Fri

7

DEC

2001

Jared Spool’s article bashing on-site searches has received a lot of attention. Peter Morville explains in his new article In Defense of Search why he feels on-site searches aren’t as bad as Spool claims and that they’re an important ingredient, especially for larger sites. While he agrees with Spool that better categorizing is helpful, "to encourage taxonomy design at the expense of search system design is a bad message to be sending in today’s web environment."

I agree with Morville that while many on-site searches certainly need to be improved they’re a necessary component for good usability, especially for larger sites.

Like others, I’ve experienced on-site searches that are useless or close to it, while others have been quite helpful. Still others can be downright entertaining at times. Amazon.com comes to mind, for example. While I can usually find what I need if Amazon.com carries it, their search does come up with some strange results sometimes, too.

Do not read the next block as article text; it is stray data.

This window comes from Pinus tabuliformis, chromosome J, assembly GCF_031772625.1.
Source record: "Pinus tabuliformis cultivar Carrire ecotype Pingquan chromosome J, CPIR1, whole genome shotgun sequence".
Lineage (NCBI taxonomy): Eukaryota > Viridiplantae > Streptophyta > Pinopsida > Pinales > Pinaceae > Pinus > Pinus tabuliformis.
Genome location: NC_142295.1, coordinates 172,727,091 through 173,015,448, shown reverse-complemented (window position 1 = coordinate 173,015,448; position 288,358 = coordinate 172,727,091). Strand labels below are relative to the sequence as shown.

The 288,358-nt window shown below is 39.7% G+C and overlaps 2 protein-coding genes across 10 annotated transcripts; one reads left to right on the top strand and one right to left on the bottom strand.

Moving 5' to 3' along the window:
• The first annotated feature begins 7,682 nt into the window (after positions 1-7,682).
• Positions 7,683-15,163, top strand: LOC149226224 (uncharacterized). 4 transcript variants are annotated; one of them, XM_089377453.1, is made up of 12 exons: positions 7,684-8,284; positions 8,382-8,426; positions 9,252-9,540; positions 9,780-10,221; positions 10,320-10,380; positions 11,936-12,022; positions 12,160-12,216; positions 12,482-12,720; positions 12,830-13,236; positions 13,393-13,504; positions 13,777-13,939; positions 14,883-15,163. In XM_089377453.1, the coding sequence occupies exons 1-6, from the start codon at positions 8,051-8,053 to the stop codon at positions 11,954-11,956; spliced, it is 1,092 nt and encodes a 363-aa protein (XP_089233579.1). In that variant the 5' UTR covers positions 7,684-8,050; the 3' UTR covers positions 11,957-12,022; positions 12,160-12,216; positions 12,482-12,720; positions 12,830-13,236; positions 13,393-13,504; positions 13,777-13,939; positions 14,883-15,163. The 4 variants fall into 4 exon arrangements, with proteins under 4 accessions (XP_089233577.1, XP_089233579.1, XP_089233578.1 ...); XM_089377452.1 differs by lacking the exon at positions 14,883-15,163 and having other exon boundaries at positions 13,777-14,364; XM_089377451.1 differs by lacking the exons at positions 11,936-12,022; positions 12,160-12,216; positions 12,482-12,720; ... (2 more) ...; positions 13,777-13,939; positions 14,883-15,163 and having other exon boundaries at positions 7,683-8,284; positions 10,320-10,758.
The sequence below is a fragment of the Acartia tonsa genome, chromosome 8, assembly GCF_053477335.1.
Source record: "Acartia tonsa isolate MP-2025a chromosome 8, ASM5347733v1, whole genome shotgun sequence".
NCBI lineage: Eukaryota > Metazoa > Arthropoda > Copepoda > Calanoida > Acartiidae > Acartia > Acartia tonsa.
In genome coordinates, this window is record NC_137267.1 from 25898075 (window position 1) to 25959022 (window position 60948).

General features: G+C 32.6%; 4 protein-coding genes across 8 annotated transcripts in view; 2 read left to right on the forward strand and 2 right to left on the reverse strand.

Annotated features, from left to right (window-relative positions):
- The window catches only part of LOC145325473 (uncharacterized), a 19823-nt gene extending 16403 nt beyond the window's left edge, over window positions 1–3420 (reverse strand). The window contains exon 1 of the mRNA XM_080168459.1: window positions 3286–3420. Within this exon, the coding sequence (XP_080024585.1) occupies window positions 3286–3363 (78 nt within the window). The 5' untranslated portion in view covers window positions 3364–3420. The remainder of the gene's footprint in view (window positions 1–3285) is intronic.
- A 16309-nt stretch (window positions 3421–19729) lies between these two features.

Morville’s new article includes a good list of annotated links to more exploring, and both authors' sites have lots of interesting reading.

[Peter Morville and Lou Rosenfeld wrote Information Architecture that I mentioned the other day in my post, How’s Your Information Architecture Today?]

06:47 am, pst 7 December, 2001 Comments, Trackbacks ·';}?>

Categories: Design, Information Architecture, Usability

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